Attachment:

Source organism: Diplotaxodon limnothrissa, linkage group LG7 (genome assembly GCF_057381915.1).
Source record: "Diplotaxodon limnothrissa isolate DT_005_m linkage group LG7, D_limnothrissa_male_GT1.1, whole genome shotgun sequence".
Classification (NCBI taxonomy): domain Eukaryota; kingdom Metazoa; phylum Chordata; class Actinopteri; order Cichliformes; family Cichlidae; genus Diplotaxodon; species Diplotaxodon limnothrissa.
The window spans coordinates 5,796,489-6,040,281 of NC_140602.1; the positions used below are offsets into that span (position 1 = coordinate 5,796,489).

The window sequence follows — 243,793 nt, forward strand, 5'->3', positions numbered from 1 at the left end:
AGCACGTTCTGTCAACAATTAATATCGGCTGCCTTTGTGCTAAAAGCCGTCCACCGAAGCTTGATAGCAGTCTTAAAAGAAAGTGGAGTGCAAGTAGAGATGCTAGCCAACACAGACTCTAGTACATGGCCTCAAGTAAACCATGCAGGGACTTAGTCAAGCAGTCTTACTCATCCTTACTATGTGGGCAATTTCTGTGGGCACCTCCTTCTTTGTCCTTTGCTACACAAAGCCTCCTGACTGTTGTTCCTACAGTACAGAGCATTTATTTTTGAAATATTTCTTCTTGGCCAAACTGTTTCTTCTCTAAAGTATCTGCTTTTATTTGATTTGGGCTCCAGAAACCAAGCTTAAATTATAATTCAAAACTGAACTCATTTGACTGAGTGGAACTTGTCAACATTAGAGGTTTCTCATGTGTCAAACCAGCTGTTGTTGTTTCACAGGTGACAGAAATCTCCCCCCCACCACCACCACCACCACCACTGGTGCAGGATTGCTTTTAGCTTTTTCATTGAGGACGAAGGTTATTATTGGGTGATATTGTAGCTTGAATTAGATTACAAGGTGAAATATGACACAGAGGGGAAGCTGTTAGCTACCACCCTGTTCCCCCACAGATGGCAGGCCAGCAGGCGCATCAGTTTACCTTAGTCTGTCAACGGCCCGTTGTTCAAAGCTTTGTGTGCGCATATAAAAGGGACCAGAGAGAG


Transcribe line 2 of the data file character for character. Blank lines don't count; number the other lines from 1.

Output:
Source record: "Diplotaxodon limnothrissa isolate DT_005_m linkage group LG7, D_limnothrissa_male_GT1.1, whole genome shotgun sequence".